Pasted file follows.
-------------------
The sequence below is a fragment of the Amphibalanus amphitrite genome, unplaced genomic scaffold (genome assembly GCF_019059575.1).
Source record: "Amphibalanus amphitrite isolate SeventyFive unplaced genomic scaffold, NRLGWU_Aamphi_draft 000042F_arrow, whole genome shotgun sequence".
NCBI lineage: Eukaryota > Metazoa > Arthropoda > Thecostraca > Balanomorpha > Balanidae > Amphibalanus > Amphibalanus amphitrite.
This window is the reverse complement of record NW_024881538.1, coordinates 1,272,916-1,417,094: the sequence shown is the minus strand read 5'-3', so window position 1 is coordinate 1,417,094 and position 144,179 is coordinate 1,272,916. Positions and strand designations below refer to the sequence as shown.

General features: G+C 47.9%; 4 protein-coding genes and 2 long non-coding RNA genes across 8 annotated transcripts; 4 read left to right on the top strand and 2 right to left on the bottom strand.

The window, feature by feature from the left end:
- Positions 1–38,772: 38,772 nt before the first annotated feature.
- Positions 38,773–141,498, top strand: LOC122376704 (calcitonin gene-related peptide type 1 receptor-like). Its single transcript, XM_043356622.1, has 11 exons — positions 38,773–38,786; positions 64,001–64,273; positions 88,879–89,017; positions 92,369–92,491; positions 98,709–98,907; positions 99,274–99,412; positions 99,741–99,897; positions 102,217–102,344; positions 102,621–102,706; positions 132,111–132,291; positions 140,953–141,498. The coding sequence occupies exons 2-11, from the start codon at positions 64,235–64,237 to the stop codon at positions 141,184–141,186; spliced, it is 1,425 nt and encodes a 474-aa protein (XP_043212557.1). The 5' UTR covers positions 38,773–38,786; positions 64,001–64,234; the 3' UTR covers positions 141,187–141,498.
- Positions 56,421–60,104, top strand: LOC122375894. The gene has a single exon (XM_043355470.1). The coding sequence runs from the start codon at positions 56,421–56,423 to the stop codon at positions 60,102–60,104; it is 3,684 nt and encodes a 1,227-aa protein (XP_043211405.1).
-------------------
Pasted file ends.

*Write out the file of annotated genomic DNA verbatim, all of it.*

The sequence below is a fragment of the Amphibalanus amphitrite genome, unplaced genomic scaffold (genome assembly GCF_019059575.1).
Source record: "Amphibalanus amphitrite isolate SeventyFive unplaced genomic scaffold, NRLGWU_Aamphi_draft 000042F_arrow, whole genome shotgun sequence".
NCBI lineage: Eukaryota > Metazoa > Arthropoda > Thecostraca > Balanomorpha > Balanidae > Amphibalanus > Amphibalanus amphitrite.
This window is the reverse complement of record NW_024881538.1, coordinates 1,272,916-1,417,094: the sequence shown is the minus strand read 5'-3', so window position 1 is coordinate 1,417,094 and position 144,179 is coordinate 1,272,916. Positions and strand designations below refer to the sequence as shown.

General features: G+C 47.9%; 4 protein-coding genes and 2 long non-coding RNA genes across 8 annotated transcripts; 4 read left to right on the top strand and 2 right to left on the bottom strand.

The window, feature by feature from the left end:
- Positions 1–38,772: 38,772 nt before the first annotated feature.
- Positions 38,773–141,498, top strand: LOC122376704 (calcitonin gene-related peptide type 1 receptor-like). Its single transcript, XM_043356622.1, has 11 exons — positions 38,773–38,786; positions 64,001–64,273; positions 88,879–89,017; positions 92,369–92,491; positions 98,709–98,907; positions 99,274–99,412; positions 99,741–99,897; positions 102,217–102,344; positions 102,621–102,706; positions 132,111–132,291; positions 140,953–141,498. The coding sequence occupies exons 2-11, from the start codon at positions 64,235–64,237 to the stop codon at positions 141,184–141,186; spliced, it is 1,425 nt and encodes a 474-aa protein (XP_043212557.1). The 5' UTR covers positions 38,773–38,786; positions 64,001–64,234; the 3' UTR covers positions 141,187–141,498.
- Positions 56,421–60,104, top strand: LOC122375894. The gene has a single exon (XM_043355470.1). The coding sequence runs from the start codon at positions 56,421–56,423 to the stop codon at positions 60,102–60,104; it is 3,684 nt and encodes a 1,227-aa protein (XP_043211405.1).